How Lungs Work

Our lives depend on our lungs, and yet they’re so easy to forget about.  Based on an average of 16 breaths per minute, an 80-year-old person will have taken nearly 675 million breaths in their lifetime – and how many were noticed?  Most religious and spiritual practices in the world recognize mindful breathing as a path to meditation and enlightenment, and physical fitness experts agree that good breathing practices can confer all kinds of health benefits.  Basically, taking care of your lungs is good for the mind, body, and soul. The first step to taking care of them is understanding how they work.

What do lungs do?

Every cell in your body needs oxygen.  If a cell is deprived of oxygen, it dies quickly, usually in minutes.  When you breathe in (inhale), your lungs are taking oxygen from the air and distributing it into your bloodstream.  Similarly, every cell in your body produces carbon dioxide as a waste product. Too much carbon dioxide is toxic. Your bloodstream carries carbon dioxide away from your cells and back up to your lungs, where it leaves your body when you breathe out (exhale).

Simple, right? In goes the good air, out goes the bad.  Inhale, exhale, repeat. But when you start to examine HOW the lungs give you life, you start to appreciate how complex the respiratory system actually is.

How do lungs work?

First of all, you have two lungs, in your upper chest, protected by your ribcage.  Your lungs are not the same size. Your right lung is bigger and has three chambers called lobes.  Your left lung is smaller and only has two lobes, because it has to leave enough room for your heart (which is slightly on the left, which is why you put your right hand over your heart a little left of center).

Your lungs are like an upside down tree with two main branches, enclosed in two big bubbles.  The trunk of the tree is your trachea, or windpipe. It carries air from your nose and mouth down your throat until it reaches the two main branches, called bronchial tubes.  Each bronchial tube serves one lung. The main bronchial tubes branch out into smaller bronchi and even smaller bronchioles. You have 30,000 of these airways, and the smallest are no thicker than a hair.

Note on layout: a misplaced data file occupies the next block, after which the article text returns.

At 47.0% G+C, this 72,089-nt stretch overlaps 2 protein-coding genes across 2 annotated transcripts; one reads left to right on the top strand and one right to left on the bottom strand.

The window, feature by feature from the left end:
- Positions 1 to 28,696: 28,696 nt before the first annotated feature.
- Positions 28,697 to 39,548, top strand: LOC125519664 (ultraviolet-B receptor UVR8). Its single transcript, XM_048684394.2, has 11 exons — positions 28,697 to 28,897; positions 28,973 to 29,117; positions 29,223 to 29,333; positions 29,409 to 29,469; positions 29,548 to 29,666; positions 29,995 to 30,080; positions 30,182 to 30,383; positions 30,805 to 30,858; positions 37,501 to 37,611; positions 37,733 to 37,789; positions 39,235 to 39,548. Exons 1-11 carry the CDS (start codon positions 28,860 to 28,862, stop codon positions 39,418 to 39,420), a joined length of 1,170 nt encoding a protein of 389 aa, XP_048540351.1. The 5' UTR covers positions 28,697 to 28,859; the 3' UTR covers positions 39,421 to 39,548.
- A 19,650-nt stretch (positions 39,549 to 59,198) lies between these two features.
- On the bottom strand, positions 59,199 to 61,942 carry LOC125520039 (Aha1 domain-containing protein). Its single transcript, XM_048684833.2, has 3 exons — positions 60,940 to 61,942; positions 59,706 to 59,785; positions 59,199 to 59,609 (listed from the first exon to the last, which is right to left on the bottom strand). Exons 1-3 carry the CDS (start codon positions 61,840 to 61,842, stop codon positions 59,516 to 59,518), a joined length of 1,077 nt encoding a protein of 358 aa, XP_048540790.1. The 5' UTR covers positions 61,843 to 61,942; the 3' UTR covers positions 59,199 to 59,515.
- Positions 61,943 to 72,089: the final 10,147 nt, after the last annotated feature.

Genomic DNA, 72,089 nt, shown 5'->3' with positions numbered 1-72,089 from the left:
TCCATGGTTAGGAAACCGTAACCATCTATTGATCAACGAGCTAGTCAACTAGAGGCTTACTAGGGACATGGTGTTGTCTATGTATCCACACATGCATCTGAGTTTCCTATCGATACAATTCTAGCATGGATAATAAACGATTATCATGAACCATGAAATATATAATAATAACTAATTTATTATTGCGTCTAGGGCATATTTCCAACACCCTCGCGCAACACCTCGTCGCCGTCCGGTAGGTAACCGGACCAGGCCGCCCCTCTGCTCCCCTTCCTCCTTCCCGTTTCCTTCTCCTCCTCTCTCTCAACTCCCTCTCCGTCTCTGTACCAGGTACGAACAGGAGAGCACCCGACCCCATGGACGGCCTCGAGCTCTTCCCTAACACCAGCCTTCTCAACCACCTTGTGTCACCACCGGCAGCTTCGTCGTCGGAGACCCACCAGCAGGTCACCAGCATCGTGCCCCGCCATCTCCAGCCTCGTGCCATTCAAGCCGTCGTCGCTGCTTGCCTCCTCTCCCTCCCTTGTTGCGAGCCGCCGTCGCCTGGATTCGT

So far, we have an upside-down Y-shaped tree with thousands of branches.  But what about leaves? In your lungs, every bronchiole ends in clusters of tiny round air sacs called alveoli.  And just like leaves, alveoli are incredible structures. You have over 500 million alveoli, and their roundish shape creates as much surface area as the square footage of a good-sized apartment (550 to 800 ft2).  They are responsible for taking the oxygen out of the air you inhale, and passing it on to your capillaries, which are the tiniest of your blood vessels. They also take the carbon dioxide from blood cells and send it back to the lungs to be exhaled.  They can do this because they are incredibly tiny; in fact, the walls of each alveolus are only one cell thick! Same with the capillaries that they work with. This allows them to quickly exchange oxygen molecules for carbon dioxide molecules and let the blood keep pumping around your body.

So we have an upside-down Y-shaped tree covered with leaves that look like bunches of grapes.  This is a delicate tree and needs protection. The two branch structures are covered by a membrane called a pleural sac, which also divides the five lobes of the lungs from each other.  The pleural sac has two layers, the outer layer which separates the lungs from the ribcage and the inner layer which surrounds and protects the bronchial tree. They slide across each other when you breathe so the lungs don’t experience much friction.

Finally, we have our diaphragm, which is the muscle you’re feeling when you hiccup.  The diaphragm is a big, thin muscle shaped kind of like an upside-down bowl directly underneath our lungs.  When you flex your diaphragm, the bowl flattens out and creates a vacuum that allows air to suck into your lungs.  Then, when you relax the diaphragm, it returns to its bowl shape and pushes air out of the lungs. Breathing “from your diaphragm” simply means that you are fully flexing and relaxing your diaphragm so your lungs fill and empty all the way.

Loving our lungs

Take a deep breath.  Picture your upside-down tree branches filling with oxygen.  Feel your blood delivering that fresh oxygen all over your body, all the way down to your toes.  Breathe out. Feel your diaphragm and lungs relax. Your lungs are a wonderful miracle. Take care of them.

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